They control what happens in the hive. Some of their jobs include Housekeeping, guarding, and feeding the queen, drones, and larvae. We know that nectar is turned into honey. But what about pollen?

Pollen is a protein rich powder that honey bees mix with nectar to make ‘bee bread.’ This bee bread is then fed to the larvae to help them grow and develop.

The Drones

Drones are male honey bees. They neither have stingers nor do they collect or gather pollen and nectar. Their primary role is to mate with a virgin Queen bee.

It’s a thankless job that ultimately ends with death.  When a queen lands, male bees insert their endophallus (penis-like structure) to inseminate the Queen.

Once the drone ejaculates and tries to pull out, his endophallus is ripped off, splitting his stomach open and remaining in the Queen. This is then removed by the next drone to mate with her before his fate is sealed too.

The Queen bee will mate with several drones that provide her with all the sperm she needs to fertilise up to 100 million eggs!

Western Honey Bee Blossom

Standard Honey Bee Characteristics:

Honey bees belong to the class Insecta and are classified as insects. They are part of the sub-family Apinae. Members of the Apinae family produce and store sugar in a liquefied form, also known as honey.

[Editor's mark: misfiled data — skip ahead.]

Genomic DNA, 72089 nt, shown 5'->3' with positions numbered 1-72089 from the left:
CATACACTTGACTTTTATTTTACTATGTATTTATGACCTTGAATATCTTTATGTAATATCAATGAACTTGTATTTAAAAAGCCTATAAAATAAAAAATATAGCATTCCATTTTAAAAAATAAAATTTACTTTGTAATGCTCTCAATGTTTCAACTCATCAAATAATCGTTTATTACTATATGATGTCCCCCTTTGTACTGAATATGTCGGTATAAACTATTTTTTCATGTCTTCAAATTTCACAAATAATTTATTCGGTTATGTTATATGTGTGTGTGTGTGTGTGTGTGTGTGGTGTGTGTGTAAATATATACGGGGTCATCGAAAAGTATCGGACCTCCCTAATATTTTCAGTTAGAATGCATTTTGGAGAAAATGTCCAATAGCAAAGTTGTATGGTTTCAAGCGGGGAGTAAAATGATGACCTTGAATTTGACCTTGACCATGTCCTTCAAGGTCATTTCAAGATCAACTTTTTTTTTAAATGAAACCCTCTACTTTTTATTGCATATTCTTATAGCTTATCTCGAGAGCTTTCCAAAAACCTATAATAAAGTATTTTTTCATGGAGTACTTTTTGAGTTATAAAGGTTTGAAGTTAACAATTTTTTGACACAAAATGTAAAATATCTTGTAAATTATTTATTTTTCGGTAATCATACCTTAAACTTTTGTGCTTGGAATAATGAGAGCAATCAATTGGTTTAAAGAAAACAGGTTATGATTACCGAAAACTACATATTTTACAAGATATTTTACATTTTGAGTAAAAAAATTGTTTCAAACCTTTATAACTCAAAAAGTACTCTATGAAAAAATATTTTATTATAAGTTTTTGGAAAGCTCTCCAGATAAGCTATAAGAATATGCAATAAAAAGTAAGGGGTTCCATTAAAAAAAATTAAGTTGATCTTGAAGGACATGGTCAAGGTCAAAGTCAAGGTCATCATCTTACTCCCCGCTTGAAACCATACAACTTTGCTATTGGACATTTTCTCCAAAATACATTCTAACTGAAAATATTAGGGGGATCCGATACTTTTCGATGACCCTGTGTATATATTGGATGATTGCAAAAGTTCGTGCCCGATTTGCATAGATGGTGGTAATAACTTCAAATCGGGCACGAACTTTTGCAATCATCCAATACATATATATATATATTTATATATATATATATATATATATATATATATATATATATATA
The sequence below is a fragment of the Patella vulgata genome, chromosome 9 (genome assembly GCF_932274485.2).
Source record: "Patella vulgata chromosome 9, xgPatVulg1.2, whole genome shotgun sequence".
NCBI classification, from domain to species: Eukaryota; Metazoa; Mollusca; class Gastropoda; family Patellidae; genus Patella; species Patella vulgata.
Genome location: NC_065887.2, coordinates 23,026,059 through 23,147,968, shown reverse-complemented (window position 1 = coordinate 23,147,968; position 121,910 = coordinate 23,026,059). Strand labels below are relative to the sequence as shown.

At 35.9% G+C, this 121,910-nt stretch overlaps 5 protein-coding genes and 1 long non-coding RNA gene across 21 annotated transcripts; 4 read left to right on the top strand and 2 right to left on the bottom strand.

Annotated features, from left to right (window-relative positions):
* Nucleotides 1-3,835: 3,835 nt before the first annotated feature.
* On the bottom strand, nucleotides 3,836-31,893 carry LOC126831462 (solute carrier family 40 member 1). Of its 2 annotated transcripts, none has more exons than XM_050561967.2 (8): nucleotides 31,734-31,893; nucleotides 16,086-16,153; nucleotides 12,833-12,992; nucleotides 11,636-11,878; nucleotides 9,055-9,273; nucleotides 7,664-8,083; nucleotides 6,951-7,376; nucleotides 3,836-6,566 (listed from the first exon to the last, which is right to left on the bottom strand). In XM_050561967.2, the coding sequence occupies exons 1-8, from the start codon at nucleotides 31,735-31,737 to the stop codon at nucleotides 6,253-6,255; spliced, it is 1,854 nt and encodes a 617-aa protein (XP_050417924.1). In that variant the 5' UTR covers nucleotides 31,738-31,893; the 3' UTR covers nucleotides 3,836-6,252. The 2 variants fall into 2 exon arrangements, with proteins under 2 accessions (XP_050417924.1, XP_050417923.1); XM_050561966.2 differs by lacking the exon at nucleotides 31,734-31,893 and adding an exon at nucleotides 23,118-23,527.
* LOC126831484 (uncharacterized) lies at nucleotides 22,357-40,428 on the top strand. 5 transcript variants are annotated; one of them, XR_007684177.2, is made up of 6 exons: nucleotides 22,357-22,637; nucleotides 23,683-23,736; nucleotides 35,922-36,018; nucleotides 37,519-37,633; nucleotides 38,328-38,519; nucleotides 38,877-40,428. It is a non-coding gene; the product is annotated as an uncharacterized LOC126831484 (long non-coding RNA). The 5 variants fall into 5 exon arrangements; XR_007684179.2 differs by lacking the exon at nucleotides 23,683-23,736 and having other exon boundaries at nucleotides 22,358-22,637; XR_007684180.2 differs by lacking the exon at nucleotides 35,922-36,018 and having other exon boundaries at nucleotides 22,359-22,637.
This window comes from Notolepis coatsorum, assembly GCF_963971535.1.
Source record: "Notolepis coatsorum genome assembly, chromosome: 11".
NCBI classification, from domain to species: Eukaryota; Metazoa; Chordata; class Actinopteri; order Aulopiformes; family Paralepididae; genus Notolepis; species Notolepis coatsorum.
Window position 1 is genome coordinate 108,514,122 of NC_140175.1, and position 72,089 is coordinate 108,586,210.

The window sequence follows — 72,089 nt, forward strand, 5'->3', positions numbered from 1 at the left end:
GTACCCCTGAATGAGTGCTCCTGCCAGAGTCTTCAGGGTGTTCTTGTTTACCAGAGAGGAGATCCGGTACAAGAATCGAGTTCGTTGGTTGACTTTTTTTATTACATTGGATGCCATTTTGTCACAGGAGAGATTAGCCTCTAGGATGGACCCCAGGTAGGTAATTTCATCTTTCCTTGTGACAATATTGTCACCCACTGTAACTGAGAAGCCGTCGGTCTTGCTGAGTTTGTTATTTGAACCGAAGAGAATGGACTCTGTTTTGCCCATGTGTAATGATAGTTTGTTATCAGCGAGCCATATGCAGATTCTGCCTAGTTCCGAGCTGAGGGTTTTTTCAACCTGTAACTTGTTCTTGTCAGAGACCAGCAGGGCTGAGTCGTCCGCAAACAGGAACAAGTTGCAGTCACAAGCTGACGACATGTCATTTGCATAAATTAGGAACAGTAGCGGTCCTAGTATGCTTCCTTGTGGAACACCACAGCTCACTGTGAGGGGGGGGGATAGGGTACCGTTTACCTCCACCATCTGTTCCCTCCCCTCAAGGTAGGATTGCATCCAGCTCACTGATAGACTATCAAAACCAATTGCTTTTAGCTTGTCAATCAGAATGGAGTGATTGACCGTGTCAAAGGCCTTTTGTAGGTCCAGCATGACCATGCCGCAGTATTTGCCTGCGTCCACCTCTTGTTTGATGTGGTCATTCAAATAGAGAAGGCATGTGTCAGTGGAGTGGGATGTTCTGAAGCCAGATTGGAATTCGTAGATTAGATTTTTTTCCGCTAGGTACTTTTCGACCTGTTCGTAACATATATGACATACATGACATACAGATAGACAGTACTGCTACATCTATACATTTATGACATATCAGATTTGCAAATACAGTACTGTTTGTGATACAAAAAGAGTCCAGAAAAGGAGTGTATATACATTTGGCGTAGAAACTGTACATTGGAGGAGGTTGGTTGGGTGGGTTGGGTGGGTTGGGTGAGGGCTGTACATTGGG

Honey bees are roughly 15 mm in length and are range from light brown to soft yellow. Though the body colour of honey bees varies within different species, some honey bees have jet black bodies (the Iberian Honey Bee to name one.)

Bees are known for their stripes, which serve the purpose of sending a signal to predators that they are armed with the ability to sting. Pretty neat right!

The fine hairs on their body are what help with pollination. Pollination is a bee’s way of rewarding a plant in exchange for its sweet nectar, and vice versa.

European Honey Bees

As the name suggests, European Honey Bees originated in Europe. They were introduced to North America in 1622 during the era of exploration. European honey bees and Western honey bees are the same, just with a different name.